Bailey Brown is a Ph.D. candidate in Sociology, a Paul F. Lazarsfeld Fellow, and a Ford Foundation Predoctoral Fellow at Columbia University. She received her undergraduate degree in Sociology with honors from the University of Pennsylvania. Bailey researches and teaches on topics related to class, inequality, and stratification, education and policy, and race and parenting.
Brown's dissertation research examines the intersections of urban poverty, education, and family well-being using qualitative methods. She draws on four years of ethnographic data at school district meetings, 102 parent interviews, and spatial analysis of matched geographic surveys to investigate the growth of school choice and the development of large scale open enrollment systems across urban areas.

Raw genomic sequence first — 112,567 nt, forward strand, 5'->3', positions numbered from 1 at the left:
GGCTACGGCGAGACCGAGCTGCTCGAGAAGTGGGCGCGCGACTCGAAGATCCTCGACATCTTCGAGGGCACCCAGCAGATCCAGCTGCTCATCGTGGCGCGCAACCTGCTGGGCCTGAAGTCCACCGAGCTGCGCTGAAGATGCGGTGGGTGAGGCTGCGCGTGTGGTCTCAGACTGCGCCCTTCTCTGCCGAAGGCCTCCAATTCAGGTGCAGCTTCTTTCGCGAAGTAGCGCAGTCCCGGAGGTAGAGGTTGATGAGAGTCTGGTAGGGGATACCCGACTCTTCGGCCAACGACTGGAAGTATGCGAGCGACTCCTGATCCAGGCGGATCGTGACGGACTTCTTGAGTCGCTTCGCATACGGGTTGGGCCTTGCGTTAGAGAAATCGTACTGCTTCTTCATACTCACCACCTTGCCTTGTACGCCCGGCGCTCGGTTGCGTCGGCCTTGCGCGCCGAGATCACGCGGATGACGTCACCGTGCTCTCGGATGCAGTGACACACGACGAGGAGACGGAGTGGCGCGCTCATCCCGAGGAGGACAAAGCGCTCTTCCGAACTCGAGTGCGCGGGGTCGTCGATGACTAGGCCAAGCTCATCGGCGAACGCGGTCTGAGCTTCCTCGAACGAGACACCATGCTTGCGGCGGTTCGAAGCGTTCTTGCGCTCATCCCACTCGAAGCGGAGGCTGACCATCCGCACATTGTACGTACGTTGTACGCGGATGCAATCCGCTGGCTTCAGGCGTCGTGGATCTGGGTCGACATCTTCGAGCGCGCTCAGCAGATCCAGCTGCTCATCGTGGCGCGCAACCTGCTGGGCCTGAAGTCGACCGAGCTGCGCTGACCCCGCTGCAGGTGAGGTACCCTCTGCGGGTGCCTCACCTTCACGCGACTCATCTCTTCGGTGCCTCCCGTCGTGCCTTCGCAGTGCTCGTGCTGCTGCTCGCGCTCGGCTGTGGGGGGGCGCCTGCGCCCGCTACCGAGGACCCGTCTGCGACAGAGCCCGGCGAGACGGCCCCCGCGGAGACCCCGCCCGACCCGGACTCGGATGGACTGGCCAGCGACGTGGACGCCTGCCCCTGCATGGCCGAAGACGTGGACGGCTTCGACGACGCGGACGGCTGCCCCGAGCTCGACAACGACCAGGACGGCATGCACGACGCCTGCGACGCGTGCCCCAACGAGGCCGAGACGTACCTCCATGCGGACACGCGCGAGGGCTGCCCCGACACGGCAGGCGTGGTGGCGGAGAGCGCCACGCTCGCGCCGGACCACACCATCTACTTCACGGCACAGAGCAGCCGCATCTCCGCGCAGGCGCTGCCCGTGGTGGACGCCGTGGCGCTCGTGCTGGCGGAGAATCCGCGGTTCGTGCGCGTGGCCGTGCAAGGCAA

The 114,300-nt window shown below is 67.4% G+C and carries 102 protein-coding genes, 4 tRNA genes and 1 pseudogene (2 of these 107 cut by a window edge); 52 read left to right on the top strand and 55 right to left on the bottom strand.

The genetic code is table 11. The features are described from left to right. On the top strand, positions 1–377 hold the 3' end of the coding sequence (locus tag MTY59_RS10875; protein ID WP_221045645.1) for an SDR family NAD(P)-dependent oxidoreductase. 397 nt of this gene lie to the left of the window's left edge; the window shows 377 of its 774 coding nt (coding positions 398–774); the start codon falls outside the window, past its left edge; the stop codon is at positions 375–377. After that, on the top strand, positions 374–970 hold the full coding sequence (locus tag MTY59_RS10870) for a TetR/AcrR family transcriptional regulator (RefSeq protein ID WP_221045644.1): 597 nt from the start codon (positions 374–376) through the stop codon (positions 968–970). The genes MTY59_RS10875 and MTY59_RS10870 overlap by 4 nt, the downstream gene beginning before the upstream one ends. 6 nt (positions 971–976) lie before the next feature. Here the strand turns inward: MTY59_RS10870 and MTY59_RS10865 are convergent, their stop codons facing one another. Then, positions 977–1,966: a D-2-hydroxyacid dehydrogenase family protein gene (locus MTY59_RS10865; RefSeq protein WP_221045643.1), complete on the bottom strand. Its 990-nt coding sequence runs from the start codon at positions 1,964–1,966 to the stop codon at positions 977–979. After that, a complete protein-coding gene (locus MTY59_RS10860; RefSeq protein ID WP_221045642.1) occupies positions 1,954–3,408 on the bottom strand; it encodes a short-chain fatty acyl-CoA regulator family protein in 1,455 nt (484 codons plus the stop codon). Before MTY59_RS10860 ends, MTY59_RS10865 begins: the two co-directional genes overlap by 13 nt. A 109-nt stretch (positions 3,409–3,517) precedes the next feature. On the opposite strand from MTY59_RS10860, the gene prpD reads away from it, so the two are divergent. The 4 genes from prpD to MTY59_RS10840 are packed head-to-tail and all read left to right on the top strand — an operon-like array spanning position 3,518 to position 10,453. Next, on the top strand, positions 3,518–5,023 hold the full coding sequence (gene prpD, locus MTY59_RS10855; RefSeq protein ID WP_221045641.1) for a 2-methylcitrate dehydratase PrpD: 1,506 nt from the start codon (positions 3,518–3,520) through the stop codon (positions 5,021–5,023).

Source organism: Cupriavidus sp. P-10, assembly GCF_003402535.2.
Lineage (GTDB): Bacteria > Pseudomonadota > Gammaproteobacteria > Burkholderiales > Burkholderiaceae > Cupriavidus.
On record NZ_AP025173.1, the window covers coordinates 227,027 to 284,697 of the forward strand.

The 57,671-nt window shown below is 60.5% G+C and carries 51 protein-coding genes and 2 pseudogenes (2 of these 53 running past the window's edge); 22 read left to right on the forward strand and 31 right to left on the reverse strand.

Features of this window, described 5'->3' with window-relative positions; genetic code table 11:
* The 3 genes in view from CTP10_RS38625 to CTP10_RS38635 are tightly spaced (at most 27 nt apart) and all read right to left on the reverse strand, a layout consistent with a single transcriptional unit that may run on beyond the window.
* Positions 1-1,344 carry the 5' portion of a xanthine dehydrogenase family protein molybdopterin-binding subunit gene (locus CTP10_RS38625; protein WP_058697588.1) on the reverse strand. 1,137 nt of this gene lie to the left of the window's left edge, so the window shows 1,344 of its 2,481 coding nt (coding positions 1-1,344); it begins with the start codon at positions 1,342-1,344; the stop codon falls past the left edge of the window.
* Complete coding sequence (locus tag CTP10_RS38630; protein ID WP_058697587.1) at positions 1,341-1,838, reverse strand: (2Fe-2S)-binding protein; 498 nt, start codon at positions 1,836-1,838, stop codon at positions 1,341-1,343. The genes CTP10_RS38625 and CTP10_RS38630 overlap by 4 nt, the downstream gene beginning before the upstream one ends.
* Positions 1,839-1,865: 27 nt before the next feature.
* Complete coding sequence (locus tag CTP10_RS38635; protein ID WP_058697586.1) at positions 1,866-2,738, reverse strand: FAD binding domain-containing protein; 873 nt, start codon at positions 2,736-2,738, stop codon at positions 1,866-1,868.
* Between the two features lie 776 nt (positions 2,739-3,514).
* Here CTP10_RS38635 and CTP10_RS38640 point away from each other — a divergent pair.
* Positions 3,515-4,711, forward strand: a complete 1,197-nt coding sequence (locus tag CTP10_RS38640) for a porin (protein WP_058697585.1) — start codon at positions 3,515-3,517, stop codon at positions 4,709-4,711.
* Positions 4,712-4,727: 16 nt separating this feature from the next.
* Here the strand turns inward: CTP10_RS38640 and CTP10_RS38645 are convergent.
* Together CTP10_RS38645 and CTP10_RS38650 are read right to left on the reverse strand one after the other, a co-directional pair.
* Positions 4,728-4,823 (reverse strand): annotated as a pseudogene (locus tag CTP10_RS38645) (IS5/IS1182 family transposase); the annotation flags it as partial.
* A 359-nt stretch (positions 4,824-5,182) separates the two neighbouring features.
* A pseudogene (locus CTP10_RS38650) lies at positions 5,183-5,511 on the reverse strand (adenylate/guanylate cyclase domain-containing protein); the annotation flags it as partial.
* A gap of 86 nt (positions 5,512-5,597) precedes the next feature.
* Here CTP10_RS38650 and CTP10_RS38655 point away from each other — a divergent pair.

Brown examines the emotional challenges parents experience when applying to elementary schools and coins the term Kinder Panic. She also analyzes how low-income parents frame their school decisions and how some low-income families face disadvantages in the school choice marketplace. Lastly, part three of her dissertation examines the impact of neighborhood contexts on school decision-making and childrearing. Brown argues that low-income parents organize their children’s daily routines in ways that limit interaction and reduce prospects for social mobility. She also finds that low-income parents have networks that are on average geographically restricted to smaller neighborhood areas, which reproduces rather than reduces social inequality.
The theoretical implications of this work are significant for understanding how the growing school choice landscape in urban areas shapes social inequality for parents raising young children. Together these chapters provide an analytical and policy-relevant lens for examining how shifts in school and neighborhood contexts shape parenting and the mobility prospects for low-income children.